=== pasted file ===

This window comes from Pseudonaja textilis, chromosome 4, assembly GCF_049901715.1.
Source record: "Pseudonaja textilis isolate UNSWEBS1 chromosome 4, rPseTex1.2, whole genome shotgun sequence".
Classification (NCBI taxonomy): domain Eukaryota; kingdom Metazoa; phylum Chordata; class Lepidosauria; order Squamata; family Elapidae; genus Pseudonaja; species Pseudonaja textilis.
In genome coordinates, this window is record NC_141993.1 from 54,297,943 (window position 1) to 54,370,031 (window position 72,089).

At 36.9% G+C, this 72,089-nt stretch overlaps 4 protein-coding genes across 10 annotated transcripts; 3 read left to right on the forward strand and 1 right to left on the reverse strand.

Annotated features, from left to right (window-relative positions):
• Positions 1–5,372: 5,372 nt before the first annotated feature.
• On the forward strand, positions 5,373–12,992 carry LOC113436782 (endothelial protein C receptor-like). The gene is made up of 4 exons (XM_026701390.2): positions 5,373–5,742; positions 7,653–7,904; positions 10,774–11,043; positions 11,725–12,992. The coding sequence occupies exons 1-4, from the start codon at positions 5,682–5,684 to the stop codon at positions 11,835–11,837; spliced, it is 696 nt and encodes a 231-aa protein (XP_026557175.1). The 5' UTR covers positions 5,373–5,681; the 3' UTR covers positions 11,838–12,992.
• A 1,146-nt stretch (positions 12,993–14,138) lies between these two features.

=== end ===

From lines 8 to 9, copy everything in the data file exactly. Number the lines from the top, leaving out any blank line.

• On the forward strand, positions 5,373–12,992 carry LOC113436782 (endothelial protein C receptor-like). The gene is made up of 4 exons (XM_026701390.2): positions 5,373–5,742; positions 7,653–7,904; positions 10,774–11,043; positions 11,725–12,992. The coding sequence occupies exons 1-4, from the start codon at positions 5,682–5,684 to the stop codon at positions 11,835–11,837; spliced, it is 696 nt and encodes a 231-aa protein (XP_026557175.1). The 5' UTR covers positions 5,373–5,681; the 3' UTR covers positions 11,838–12,992.
• A 1,146-nt stretch (positions 12,993–14,138) lies between these two features.